"What rich lies!" Nana said after Jalil left. "Rich man tellingrich lies. He never took you to any tree. And don't let himcharm you. He betrayed us, your beloved father. He cast usout. He cast us out of his big fancy house like we werenothing to him. He did it happily."Mariam would listen dutifully to this. She never dared say toNana how much she disliked her talking this way about Jalil.
The truth was that around Jalil, Mariam did not feel at all likeaharami. For an hour or two every Thursday, when Jalil cameto see her, all smiles and gifts and endearments, Mariam feltdeserving of all the beauty and bounty that life had to give.
And, for this, Mariam loved Jalil.
* * *Even if she had to share him.
Jalil had three wives and nine children, nine legitimatechildren, all of whom were strangers to Mariam. He was oneof Herat's wealthiest men. He owned a cinema, which Mariamhad never seen, but at her insistence Jalil had described it toher, and so she knew that the fa9ade was made ofblue-and-tan terra-cotta tiles, that it had private balcony seatsand a trellised ceiling. Double swinging doors opened into atiled lobby, where posters of Hindi films were encased in glassdisplays. On Tuesdays, Jalil said one day, kids got free icecream at the concession standNana smiled demurely when he said this. She waited until hehad left thekolba, before snickering and saying, "The children ofstrangers get ice cream. What do you get, Mariam? Stories ofice cream."In addition to the cinema, Jalil owned land in Karokh, land inFarah, three carpet stores, a clothing shop, and a black 1956Buick Roadmaster. He was one of Herat's best-connected men,friend of the mayor and the provincial governor. He had acook, a driver, and three housekeepers.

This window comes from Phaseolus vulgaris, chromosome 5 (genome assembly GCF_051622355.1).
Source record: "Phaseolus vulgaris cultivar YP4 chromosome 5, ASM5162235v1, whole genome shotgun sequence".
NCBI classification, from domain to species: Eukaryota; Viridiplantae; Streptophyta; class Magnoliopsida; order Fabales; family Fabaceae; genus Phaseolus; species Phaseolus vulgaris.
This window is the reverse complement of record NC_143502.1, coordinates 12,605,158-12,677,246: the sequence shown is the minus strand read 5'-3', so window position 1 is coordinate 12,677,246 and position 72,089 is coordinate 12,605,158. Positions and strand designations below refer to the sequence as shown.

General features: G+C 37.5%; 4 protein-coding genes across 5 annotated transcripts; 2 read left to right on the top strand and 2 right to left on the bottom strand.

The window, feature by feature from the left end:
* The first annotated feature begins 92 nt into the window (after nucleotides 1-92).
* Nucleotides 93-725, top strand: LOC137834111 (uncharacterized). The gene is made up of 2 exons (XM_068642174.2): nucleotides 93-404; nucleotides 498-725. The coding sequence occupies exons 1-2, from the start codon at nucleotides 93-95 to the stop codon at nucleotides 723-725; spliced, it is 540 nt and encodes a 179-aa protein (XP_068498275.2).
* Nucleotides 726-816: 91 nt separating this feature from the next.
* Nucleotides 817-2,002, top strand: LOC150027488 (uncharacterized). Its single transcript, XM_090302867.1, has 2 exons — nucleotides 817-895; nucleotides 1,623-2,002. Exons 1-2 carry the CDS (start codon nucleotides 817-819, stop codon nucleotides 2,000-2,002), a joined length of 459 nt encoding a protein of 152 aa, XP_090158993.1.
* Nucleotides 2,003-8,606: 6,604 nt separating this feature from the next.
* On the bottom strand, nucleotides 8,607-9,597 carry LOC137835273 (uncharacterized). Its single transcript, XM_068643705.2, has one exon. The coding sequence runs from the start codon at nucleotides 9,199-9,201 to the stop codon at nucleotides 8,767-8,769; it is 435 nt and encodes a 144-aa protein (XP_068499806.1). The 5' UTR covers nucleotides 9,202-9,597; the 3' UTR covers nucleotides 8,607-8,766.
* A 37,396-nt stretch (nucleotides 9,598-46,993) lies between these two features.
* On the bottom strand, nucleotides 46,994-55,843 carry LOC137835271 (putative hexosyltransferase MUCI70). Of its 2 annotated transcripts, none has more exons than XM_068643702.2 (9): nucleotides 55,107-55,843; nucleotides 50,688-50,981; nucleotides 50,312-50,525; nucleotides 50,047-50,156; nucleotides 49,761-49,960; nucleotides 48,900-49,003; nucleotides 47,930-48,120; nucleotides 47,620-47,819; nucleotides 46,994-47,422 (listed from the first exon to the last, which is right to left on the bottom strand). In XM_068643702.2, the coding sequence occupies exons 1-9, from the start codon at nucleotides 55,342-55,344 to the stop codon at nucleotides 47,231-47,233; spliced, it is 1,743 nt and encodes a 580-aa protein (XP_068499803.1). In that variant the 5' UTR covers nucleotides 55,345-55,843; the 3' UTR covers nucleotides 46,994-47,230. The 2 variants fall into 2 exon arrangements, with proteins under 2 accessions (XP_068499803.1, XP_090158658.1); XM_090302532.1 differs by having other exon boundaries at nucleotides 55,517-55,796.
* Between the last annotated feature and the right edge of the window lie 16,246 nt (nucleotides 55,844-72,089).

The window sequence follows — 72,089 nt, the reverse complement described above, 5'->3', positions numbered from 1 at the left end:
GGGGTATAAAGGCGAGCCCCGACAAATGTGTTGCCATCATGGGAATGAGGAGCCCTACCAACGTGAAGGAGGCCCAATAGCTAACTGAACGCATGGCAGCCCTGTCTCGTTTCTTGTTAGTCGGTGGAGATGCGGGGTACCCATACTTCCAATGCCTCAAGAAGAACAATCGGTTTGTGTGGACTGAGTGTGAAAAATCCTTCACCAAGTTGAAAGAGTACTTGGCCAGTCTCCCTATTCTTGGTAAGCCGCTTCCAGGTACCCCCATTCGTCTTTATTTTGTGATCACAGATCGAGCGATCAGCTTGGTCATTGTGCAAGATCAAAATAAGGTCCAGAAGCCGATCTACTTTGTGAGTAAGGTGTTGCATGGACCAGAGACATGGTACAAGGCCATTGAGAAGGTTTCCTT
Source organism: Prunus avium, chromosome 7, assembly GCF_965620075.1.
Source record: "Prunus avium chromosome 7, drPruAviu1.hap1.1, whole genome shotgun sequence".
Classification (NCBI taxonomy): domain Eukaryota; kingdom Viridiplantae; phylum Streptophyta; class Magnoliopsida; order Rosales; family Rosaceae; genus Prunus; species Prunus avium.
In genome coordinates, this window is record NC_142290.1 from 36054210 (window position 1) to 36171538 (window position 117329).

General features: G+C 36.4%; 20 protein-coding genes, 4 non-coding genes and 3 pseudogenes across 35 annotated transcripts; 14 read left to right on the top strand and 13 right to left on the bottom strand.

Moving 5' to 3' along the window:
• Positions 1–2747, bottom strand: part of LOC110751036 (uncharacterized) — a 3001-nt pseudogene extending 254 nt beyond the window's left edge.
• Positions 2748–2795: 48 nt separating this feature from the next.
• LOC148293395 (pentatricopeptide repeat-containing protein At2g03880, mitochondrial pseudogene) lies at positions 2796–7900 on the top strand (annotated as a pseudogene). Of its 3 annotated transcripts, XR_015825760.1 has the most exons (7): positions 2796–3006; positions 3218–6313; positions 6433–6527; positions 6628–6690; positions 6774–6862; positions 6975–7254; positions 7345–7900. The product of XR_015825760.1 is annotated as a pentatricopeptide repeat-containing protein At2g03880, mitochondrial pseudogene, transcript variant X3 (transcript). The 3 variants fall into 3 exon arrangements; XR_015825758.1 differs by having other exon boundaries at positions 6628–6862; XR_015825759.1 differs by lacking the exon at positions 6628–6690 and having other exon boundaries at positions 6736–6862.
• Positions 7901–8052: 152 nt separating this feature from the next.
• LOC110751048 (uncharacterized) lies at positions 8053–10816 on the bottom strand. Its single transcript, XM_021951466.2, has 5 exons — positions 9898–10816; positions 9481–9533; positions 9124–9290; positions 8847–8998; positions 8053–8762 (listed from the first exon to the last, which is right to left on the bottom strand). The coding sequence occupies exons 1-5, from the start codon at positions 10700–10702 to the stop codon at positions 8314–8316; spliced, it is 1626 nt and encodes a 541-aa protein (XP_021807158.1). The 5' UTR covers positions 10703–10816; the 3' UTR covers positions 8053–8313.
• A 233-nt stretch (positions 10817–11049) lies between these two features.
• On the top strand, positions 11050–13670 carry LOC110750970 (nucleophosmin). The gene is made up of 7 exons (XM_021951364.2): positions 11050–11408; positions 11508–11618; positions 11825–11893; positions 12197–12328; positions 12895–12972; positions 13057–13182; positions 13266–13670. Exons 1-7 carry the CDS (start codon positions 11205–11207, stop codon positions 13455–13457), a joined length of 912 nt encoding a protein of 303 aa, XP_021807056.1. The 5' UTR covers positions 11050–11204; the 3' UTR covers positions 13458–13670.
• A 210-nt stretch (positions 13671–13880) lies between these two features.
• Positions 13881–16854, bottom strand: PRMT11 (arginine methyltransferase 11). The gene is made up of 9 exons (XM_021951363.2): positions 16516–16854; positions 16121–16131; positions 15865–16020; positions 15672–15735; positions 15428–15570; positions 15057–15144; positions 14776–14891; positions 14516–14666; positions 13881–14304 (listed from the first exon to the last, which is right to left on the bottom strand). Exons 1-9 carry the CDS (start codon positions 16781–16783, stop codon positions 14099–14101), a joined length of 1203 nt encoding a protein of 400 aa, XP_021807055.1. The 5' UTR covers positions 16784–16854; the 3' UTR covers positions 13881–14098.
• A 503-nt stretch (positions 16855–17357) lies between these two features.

Nana had been one of the housekeepers. Until her bellybegan to swell.